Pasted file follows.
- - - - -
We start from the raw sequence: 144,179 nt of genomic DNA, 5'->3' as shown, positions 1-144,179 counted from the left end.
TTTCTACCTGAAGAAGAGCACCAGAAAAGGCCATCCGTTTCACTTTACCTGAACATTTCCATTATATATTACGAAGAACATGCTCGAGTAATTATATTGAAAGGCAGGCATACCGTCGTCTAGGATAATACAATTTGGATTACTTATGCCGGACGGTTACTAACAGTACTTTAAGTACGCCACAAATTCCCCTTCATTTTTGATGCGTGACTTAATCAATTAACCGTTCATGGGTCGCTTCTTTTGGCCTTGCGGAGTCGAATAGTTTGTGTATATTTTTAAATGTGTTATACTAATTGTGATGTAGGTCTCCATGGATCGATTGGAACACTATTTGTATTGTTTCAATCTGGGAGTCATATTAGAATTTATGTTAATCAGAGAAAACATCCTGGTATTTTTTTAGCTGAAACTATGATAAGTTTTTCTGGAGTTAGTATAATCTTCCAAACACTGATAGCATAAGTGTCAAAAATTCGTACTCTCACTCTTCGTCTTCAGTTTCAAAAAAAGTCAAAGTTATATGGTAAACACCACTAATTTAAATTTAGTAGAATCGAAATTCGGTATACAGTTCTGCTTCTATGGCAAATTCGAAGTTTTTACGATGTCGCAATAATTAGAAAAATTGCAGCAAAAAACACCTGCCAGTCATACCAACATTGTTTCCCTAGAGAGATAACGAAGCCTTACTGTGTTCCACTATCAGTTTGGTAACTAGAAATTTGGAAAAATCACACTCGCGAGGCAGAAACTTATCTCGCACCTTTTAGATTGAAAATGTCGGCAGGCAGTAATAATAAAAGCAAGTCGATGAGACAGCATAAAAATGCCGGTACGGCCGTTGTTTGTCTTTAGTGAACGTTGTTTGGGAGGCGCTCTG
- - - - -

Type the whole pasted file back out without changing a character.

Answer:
We start from the raw sequence: 144,179 nt of genomic DNA, 5'->3' as shown, positions 1-144,179 counted from the left end.
TTTCTACCTGAAGAAGAGCACCAGAAAAGGCCATCCGTTTCACTTTACCTGAACATTTCCATTATATATTACGAAGAACATGCTCGAGTAATTATATTGAAAGGCAGGCATACCGTCGTCTAGGATAATACAATTTGGATTACTTATGCCGGACGGTTACTAACAGTACTTTAAGTACGCCACAAATTCCCCTTCATTTTTGATGCGTGACTTAATCAATTAACCGTTCATGGGTCGCTTCTTTTGGCCTTGCGGAGTCGAATAGTTTGTGTATATTTTTAAATGTGTTATACTAATTGTGATGTAGGTCTCCATGGATCGATTGGAACACTATTTGTATTGTTTCAATCTGGGAGTCATATTAGAATTTATGTTAATCAGAGAAAACATCCTGGTATTTTTTTAGCTGAAACTATGATAAGTTTTTCTGGAGTTAGTATAATCTTCCAAACACTGATAGCATAAGTGTCAAAAATTCGTACTCTCACTCTTCGTCTTCAGTTTCAAAAAAAGTCAAAGTTATATGGTAAACACCACTAATTTAAATTTAGTAGAATCGAAATTCGGTATACAGTTCTGCTTCTATGGCAAATTCGAAGTTTTTACGATGTCGCAATAATTAGAAAAATTGCAGCAAAAAACACCTGCCAGTCATACCAACATTGTTTCCCTAGAGAGATAACGAAGCCTTACTGTGTTCCACTATCAGTTTGGTAACTAGAAATTTGGAAAAATCACACTCGCGAGGCAGAAACTTATCTCGCACCTTTTAGATTGAAAATGTCGGCAGGCAGTAATAATAAAAGCAAGTCGATGAGACAGCATAAAAATGCCGGTACGGCCGTTGTTTGTCTTTAGTGAACGTTGTTTGGGAGGCGCTCTG